|Screen Captured by Mark Avila|
Date Visited: April 30, 2021
Location: North York, ON
BurgerTours Rating: 7.6/10
Decent. Thanks for asking. So…you been good then?
We arrive for yet another BurgerTour during this pandemic, and we’re back at it supporting local restaurants. For this month’s tour, we decided to try out Kitchen 57.
Opening in the summer of 2020, Kitchen 57 operates out of the back end of the Kraft Foods building near the intersection of York Mills and Don Mills. And for those failing to realize would go on to wonder why it’s operating out of the BACK of a building, without any visible signs or main entrance. Well, Kitchen 57 operates as a delivery service, not an actual restaurant. And because of the pandemic forcing everything to close, and restaurants not being able to have dine-in eating, Kitchen 57, I assume for the time being just a delivery/pick-up option.
Thanks to Uber Eats for helping us find this joint, Kitchen 57 has several different meal options available and quite a handful of burgers to choose from. So even if you’re not a burger lover, it offers other d
ishes such as fish, salad and macaroni and cheese.
Many of their homemade burgers looked good to try, but for this particular day, I was craving something spicy. Something hot. Lo and behold, they offered a version of the classic hot chicken sandwich, do needless to say, that’s what I ordered.
|Nashville Hot Crispy Chicken Burger|
This is the Nashville Hot Crispy Chicken Burger. It was a hot, spicy 5oz. Buttermilk fried crispy chicken cutlet, in between two artisan sesame buns with lettuce, jalapeno lime aioli and Heinz hot sauce. This burger looked small and compact, but packed a punch. The first few bites were tolerable. But the forthcoming bites took all the heat and packaged it for my taste buds to devour.
Once I worked my way to the middle of the burger, my upper lip started sweating and water was calling for me. It was spicy and for a person who enjoys spicy foods, but rarely eats them, this burger was everything I had set it out to be. It came with tasty, tangy flavour, and there was just enough balance between the spiciness and the unspiciness to fully appreciate the burger. The one downside I had for this burger was the buns were a little stale when we ate them, and that could be because we didn’t eat them right away, and there was probably like a 30 min. gap between pick-up and eating. Other than that, there wasn’t one thing I could say I dislike about this burger.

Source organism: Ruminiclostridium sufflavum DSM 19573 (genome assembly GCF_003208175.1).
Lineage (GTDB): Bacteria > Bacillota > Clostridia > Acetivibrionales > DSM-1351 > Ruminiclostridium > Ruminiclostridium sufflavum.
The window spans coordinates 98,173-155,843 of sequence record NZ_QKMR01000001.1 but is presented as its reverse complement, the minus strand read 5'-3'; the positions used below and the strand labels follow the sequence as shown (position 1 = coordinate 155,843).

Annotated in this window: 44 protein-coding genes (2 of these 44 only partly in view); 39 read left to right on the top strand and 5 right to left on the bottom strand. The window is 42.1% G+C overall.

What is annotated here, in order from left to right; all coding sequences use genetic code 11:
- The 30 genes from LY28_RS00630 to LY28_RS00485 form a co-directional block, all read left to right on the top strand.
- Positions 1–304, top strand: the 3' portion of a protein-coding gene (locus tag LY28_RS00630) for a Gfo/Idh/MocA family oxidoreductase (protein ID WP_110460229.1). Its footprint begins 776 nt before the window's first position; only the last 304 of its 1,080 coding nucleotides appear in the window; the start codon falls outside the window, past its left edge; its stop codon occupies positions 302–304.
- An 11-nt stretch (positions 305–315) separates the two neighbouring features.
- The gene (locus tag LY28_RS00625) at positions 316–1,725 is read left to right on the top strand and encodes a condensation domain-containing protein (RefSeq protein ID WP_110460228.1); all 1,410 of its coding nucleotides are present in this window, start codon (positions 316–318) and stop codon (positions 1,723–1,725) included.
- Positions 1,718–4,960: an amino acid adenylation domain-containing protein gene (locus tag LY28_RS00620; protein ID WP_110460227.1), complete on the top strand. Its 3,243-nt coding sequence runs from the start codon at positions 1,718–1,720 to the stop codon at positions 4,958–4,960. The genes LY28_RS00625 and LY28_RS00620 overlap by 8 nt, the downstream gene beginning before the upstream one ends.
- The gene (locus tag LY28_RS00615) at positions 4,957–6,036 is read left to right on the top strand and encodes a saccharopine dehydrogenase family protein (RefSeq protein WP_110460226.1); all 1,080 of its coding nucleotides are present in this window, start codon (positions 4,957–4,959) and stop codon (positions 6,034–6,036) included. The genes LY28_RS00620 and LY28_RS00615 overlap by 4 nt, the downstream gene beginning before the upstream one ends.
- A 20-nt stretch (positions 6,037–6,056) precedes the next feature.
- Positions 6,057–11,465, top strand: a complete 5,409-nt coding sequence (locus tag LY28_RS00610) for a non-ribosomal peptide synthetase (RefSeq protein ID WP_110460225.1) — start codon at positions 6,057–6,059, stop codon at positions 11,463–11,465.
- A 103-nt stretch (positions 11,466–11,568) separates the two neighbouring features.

Overall, Kitchen 57, if that is your real name, was a decent surprise and a strong and well-deserved welcome into the GTA’s burger scene. I believe Kitchen 57 has what it takes to survive, and though it’s only a year old and a delivery service was their main strategy, I can see Kitchen 57 becoming a real staple in the burger industry once dine-in is back and everything goes back to normal. Hopefully then Kitchen 57 takes a few hints and finds a more convenient location.
I never thought we were gonna find this place. Driving up and down streets, pulling in and out of parking lots, and utilizing the intelligence of the handy dandy Google Maps, we finally found our next burger joint. Nestled inside a conglomerate of office buildings in North York we take you to Kitchen 57.
Located near the intersections of Don Mills & York Mills, you would never think to come across this hidden gem. Quickly browsing through their menu, which I found to be innovative and ambitious, we ordered through Uber Eats for pick-up. Within a mere 15 minutes our orders were ready!
Kitchen 57 is a local favourite, in which their goal is to serve high quality comfort to enjoy at home. A huge plus since comfort food is something people tend to crave when ordering in, especially during the past year with the pandemic.
Their selection was diverse and presented many burger combinations I’ve never seen before. One of them, my choice, was the Samurai Smash Burger. As the name suggests, this is a Japanese inspired burger on an artisan bun, with pieces of dried noodles, nori, wasabi paste, edamame seeds. I also switched out the beef patty for their plant based option.
|Samurai Smash Burger/Photo by Mark Avila|
A quick disclaimer, the burgers were already cold since we took longer than usual to find the restaurant, and had to drive 20 minutes back to eat.
For the first bite.. the patty was a bit dry, but nicely seasoned. I immediately got the feel for the dried noodles, which at first I thought were daikon, but it added a nice crunch to the burger. The edamame seeds added a subtle spice, but not as bad as for what was to come. I didn’t care for the sliced pieces of nori as it added a salty, yet fishy flavour, which I found unnecessary as there was already too much happening in the burger.
What caught me off guard was the wasabi paste. I know wasabi is a staple in Japanese cuisine, but I was not ready for the heat that came after the first couple of bites. It felt like the wasabi was smeared throughout the center of the burger, because that’s where I experienced the most intense heat. A nice touch, but definitely need to take it back a notch on the amount they put in.
Overall, I love the idea of the Samurai Smash Burger. This was a burger exploding in flavor of sweet, salty, and spice which gave an homage to Japanese ingredients that you would never find a burger. But, Kitchen 57 was innovative enough to take all these elements and made it work. I appreciate the effort of crafting this masterpiece and look forward to trying more of their burgers in the future.